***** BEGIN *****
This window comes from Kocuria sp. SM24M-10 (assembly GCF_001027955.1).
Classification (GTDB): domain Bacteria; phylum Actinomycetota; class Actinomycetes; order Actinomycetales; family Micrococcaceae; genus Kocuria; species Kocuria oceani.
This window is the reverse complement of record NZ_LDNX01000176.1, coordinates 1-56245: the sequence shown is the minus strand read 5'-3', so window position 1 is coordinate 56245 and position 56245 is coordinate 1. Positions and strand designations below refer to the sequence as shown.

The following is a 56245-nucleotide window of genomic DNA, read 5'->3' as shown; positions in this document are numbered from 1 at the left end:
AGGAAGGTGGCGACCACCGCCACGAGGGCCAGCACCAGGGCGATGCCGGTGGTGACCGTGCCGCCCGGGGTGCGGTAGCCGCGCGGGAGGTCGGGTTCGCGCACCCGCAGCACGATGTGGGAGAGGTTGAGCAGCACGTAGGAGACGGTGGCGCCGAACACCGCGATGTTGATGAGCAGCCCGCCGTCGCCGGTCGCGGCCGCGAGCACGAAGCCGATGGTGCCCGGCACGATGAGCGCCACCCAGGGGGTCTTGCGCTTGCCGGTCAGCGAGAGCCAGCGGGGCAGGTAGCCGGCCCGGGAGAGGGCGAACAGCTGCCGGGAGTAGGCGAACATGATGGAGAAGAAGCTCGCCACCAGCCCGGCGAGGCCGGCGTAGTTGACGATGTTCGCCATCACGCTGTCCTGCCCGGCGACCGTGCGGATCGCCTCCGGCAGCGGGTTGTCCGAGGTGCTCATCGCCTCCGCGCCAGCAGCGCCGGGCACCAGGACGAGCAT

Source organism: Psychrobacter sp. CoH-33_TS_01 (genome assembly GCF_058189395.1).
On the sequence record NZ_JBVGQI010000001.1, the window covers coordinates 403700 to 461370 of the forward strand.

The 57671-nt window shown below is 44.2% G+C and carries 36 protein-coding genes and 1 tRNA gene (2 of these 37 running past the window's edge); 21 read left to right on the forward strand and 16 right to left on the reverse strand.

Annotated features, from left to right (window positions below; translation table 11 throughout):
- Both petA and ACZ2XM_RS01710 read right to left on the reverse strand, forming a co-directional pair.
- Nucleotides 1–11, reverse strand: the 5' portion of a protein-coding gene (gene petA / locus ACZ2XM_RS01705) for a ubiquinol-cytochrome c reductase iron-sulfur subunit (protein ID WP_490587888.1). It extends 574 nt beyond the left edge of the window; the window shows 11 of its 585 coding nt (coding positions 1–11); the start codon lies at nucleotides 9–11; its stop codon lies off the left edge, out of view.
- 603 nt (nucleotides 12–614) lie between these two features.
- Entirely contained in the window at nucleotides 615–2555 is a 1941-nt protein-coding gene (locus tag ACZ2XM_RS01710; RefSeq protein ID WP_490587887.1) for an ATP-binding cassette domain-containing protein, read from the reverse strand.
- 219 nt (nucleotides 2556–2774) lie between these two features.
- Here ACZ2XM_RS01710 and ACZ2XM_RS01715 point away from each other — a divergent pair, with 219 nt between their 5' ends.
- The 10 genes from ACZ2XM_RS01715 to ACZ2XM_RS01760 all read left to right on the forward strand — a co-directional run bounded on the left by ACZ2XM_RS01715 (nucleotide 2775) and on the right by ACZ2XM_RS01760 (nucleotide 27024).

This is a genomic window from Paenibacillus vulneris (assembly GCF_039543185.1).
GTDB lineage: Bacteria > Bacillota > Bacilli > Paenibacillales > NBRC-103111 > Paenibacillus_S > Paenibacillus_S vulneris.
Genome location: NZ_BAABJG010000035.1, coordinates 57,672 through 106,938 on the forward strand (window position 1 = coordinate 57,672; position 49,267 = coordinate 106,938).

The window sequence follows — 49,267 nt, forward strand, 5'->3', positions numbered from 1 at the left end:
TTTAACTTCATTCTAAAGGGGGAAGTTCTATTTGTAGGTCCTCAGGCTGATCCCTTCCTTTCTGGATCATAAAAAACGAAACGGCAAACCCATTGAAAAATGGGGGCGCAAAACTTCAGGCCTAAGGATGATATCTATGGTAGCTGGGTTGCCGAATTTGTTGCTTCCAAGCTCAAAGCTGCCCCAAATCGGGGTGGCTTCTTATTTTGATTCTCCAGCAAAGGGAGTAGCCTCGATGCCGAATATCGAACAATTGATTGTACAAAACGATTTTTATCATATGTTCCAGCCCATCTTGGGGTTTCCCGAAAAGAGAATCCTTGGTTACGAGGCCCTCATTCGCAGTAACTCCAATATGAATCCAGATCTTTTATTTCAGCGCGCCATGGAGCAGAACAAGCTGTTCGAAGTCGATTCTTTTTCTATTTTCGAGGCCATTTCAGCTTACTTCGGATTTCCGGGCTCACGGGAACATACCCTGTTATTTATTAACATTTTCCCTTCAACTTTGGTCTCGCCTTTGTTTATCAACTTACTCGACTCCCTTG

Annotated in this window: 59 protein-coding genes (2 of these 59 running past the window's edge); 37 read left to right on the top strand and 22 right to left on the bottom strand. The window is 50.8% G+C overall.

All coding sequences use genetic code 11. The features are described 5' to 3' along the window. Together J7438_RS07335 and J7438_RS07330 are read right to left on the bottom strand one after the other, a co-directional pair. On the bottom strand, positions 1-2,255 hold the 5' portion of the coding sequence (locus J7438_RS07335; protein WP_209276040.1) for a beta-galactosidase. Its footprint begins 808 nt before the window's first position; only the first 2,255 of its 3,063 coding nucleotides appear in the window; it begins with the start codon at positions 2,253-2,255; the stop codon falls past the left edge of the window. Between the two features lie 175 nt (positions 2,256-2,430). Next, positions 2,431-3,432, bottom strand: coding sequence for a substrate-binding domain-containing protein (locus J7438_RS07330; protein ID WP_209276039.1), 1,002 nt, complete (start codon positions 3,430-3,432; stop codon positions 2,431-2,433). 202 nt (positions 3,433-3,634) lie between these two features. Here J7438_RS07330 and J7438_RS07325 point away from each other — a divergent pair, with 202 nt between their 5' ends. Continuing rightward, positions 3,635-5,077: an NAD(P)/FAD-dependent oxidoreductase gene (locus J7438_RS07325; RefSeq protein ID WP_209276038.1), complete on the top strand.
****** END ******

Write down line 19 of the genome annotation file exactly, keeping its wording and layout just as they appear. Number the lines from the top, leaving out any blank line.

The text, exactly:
Genome location: NZ_BAABJG010000035.1, coordinates 57,672 through 106,938 on the forward strand (window position 1 = coordinate 57,672; position 49,267 = coordinate 106,938).